Another easy way to add nitrogen to your soil is to add some Dutch white clover seed to your lawn. Though lawn purists may shudder at the thought, white clover is a low-growing leguminous plant. It responds well to mowing, is non-invasive and — most critically — takes nitrogen from the air and adds it to the soil. Think of it as free fertilizer.

“Clover will choke out weeds, feed the grass, and soften soil. Bacteria around roots of clover actually pull water vapor out of the air. It’s unbelievable how beneficial clover is,” said Scheffler.

Step 5: Leave the Weeds

“I always tell people I do a really good job of growing things. I don’t do a very good job of killing things,” Scheffler said of weeds. “Weeds are nature’s soil-repair system. They re-mineralize the soil for free. Let them do their job!”

However, many people don’t feel as benevolent toward their crabgrass. For those folks, he has some advice:

“Gypsum is a better crabgrass pre-emergent than the chemicals ever will be,” meaning those regular applications of gypsum do double-duty. “And dandelions, with their taproots, are world-class aerators. They wedge open tight clay soil. It’s only the dandelion flower that bothers people, so I tell my clients we just need to get through this month when the dandelions are flowering, and if they bother you that much just mow the heads off. They’re biennials, so all the ones flowering now are going to die.”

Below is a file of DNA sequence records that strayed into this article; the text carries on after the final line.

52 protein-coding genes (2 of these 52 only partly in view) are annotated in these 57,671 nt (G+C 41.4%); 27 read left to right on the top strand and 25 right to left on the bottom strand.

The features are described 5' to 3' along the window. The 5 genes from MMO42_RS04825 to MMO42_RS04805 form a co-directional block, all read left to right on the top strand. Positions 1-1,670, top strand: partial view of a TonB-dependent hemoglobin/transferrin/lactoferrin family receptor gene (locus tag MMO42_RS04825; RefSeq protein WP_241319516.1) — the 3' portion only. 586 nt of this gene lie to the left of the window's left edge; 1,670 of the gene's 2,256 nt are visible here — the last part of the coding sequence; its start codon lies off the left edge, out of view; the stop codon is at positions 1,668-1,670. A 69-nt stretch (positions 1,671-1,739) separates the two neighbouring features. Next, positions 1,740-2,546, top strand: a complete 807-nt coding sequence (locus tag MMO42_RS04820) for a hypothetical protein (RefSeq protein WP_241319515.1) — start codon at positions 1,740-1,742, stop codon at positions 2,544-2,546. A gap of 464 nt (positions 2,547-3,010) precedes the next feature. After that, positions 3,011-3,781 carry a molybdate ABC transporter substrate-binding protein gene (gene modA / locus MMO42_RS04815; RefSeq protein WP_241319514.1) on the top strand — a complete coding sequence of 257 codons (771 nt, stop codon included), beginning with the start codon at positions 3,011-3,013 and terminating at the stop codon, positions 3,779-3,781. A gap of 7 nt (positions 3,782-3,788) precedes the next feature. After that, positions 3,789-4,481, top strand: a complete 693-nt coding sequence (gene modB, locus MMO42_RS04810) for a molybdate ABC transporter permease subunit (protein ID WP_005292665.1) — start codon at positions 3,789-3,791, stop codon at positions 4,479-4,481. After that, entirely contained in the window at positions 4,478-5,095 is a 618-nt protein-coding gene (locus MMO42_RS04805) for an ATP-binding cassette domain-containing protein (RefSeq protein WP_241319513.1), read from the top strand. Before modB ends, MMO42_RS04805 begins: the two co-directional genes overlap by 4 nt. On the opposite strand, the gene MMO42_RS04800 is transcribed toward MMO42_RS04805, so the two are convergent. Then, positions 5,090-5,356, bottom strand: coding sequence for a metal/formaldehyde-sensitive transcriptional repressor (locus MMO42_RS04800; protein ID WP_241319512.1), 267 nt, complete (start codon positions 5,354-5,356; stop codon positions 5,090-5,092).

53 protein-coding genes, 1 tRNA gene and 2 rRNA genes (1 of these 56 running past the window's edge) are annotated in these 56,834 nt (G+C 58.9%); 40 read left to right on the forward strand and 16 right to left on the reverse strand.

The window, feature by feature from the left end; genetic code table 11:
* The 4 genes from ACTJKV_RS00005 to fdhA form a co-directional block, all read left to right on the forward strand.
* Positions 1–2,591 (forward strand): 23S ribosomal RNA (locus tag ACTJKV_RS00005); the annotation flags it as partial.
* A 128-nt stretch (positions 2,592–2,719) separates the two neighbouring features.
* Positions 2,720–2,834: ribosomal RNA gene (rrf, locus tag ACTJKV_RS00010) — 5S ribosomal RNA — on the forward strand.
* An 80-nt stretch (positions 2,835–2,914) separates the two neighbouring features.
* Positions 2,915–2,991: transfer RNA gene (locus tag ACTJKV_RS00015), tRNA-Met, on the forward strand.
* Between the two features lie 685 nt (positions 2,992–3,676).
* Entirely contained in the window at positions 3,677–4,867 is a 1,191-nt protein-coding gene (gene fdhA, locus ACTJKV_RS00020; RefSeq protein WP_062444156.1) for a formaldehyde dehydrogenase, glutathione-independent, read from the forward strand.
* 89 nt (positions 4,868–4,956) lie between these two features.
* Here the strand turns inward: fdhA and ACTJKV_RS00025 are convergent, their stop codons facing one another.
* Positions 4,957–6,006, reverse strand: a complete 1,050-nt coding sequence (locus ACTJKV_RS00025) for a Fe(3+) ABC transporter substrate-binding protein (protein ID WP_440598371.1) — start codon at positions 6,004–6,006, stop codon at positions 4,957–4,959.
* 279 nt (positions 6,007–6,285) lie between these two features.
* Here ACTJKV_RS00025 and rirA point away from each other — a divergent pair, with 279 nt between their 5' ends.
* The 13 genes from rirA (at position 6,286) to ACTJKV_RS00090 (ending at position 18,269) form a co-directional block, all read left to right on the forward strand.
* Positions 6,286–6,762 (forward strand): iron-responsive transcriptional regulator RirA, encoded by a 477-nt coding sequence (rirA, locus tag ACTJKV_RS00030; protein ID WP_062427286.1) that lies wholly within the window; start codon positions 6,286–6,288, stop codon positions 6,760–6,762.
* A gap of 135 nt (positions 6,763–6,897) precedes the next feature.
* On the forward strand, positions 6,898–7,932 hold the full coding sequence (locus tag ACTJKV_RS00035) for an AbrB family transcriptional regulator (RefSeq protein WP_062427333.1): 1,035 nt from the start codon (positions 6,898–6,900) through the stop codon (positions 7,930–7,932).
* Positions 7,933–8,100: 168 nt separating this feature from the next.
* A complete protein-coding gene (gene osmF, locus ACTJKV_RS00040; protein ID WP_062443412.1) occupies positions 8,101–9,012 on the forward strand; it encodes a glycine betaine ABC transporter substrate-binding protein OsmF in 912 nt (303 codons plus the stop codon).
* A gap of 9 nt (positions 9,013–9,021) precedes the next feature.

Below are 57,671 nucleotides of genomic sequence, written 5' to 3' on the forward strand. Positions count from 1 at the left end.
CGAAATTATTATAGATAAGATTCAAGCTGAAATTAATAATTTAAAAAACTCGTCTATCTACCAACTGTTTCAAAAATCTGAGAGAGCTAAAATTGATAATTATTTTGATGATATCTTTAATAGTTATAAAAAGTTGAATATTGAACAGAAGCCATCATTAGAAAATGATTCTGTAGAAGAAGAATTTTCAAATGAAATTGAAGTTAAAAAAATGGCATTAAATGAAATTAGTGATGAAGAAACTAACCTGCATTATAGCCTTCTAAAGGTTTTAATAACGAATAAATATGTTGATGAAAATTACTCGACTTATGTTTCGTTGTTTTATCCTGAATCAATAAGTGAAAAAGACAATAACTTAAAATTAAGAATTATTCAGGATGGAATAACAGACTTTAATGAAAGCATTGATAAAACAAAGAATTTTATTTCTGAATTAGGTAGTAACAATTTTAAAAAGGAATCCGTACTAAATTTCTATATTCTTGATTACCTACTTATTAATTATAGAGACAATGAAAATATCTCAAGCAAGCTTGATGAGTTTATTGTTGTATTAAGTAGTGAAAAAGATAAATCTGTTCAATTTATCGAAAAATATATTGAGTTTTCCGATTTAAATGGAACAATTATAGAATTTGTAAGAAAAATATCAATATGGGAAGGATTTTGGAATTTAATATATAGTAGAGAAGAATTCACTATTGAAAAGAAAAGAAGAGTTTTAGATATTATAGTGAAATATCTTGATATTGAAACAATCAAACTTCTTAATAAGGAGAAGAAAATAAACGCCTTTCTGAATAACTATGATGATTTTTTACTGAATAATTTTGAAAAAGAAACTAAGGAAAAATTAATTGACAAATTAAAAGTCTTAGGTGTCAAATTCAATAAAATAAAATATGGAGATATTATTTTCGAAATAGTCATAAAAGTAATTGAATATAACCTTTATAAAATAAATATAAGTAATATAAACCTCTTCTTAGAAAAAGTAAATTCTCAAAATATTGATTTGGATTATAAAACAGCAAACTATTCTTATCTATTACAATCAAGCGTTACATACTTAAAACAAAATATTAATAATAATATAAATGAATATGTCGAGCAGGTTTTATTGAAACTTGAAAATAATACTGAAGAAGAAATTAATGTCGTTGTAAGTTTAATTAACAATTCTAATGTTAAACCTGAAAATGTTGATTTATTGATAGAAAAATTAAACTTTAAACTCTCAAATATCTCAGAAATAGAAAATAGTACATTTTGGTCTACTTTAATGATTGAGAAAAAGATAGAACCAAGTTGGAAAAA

After they die, it’s a matter of preventing the new crop from germinating in the fall. Corn gluten meal has gained popularity as a pre-emergent weed control, and Step 6 is helpful, too.

Step 6: Grow it Long:

Scheffler regularly tells homeowners, “Let it grow as high as you can tolerate it.” Practically speaking, this means setting mowers at 3.5 inches or even a little higher. “The longer the grass, the longer the roots. And that means access to more food and water.” Plus, longer grass will shade the soil, preventing weed emergence.

Still not sold on the idea? Scheffler had this persuasive argument:

“The guy mowing at 3.5 inches will have half the weeds and use half the water as the guy mowing at 2.5 inches. It’s an absolute no-brainer: you can cut your watering and weeds in half just by raising the mower.”

As these steps show, if conventional lawn care is a vicious negative cycle, organic lawn care becomes a positive one where each action creates greater improvements.

Erica Myers-Russo writes when the rain falls and gardens when the sun shines.

For more information:

Bio Control Network: Organic pest control company offering “bio-rational solutions for an ever-shrinking planet.” Website offers truly extensive information about all manner of pests, as well as products and consultation., 800-441-BUGS.

National Coalition for Pesticide-Free Lawns: A national organization promoting healthy lawns and landscapes. Visit for information, outreach, and promotional materials (including “pesticide-free zone” signs for your yard).

Pure Prairie Organics: Organic lawn care service. Also check out owner Bill Scheffler’s upcoming speaking engagements and archive of informative newsletters on his website:, 630-510-2483.